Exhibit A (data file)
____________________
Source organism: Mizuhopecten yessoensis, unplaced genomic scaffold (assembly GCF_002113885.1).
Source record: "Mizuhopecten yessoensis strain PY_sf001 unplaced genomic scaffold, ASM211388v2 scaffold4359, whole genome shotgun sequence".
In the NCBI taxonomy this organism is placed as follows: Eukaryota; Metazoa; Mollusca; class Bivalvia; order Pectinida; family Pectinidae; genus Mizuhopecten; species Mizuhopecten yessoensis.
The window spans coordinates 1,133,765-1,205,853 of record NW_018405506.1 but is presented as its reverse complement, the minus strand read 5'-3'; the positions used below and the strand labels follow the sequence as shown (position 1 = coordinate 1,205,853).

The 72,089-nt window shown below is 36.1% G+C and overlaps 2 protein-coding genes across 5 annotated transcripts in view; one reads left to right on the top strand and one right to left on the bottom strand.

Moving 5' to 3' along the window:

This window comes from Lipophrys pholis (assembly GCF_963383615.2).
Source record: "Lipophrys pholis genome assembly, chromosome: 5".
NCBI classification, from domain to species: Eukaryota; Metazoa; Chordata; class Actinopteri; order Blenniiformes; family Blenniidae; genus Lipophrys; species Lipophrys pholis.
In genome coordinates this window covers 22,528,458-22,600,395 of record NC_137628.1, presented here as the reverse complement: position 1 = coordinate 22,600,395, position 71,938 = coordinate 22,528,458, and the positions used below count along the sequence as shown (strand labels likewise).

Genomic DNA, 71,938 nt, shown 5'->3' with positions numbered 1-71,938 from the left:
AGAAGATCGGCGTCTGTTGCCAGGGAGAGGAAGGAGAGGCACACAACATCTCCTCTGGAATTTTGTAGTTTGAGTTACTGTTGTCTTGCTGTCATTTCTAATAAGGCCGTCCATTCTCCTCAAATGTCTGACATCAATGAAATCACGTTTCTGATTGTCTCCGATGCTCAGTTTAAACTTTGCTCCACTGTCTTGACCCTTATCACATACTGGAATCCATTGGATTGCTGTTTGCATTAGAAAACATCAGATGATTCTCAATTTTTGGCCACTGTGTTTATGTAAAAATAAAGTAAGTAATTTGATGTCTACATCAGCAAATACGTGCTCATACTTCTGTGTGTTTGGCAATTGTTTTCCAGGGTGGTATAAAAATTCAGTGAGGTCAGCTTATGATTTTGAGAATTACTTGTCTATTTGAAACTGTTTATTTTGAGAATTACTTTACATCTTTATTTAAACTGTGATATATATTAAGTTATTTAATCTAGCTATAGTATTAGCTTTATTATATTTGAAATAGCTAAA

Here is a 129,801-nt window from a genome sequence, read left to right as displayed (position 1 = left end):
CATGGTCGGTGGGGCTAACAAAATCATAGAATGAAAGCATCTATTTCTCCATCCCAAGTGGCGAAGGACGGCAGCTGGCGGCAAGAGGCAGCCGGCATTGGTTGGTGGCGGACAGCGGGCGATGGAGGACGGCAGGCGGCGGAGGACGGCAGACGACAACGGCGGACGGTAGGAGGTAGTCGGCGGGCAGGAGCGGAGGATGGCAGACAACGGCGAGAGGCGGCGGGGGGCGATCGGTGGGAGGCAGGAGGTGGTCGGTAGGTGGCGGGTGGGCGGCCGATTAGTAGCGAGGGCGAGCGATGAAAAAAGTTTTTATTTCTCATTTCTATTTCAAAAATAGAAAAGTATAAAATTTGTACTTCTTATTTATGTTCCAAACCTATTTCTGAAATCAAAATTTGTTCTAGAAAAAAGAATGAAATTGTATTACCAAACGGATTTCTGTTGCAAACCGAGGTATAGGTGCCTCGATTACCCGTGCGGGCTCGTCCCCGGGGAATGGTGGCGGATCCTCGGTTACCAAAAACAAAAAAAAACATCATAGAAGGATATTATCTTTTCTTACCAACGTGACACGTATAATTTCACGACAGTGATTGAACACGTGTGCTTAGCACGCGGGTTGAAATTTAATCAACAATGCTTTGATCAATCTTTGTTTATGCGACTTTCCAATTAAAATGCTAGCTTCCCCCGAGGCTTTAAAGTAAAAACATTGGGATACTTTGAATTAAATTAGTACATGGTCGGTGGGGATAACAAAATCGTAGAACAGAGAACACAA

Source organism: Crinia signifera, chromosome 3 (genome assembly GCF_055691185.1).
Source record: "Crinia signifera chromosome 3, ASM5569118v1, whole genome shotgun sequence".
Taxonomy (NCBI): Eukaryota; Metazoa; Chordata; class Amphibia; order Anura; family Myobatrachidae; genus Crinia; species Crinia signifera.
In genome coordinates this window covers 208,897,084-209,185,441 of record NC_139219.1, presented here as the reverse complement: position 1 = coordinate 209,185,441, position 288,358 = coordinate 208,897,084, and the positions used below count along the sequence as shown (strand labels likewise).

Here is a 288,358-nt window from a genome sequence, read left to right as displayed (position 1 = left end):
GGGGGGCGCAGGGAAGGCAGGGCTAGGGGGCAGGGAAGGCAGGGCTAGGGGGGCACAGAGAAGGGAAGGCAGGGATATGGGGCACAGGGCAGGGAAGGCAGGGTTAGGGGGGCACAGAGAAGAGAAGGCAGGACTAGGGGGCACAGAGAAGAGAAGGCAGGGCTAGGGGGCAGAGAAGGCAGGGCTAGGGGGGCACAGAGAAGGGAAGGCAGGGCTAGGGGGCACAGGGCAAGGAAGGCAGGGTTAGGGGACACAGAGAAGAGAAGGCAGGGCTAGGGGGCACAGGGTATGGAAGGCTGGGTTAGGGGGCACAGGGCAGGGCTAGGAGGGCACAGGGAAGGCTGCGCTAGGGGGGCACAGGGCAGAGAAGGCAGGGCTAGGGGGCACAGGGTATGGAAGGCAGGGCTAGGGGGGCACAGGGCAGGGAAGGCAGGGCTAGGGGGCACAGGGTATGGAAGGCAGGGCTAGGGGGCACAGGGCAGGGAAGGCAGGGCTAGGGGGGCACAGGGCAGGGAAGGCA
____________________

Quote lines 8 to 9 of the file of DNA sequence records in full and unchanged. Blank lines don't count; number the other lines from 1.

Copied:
Source record: "Lipophrys pholis genome assembly, chromosome: 5".
NCBI classification, from domain to species: Eukaryota; Metazoa; Chordata; class Actinopteri; order Blenniiformes; family Blenniidae; genus Lipophrys; species Lipophrys pholis.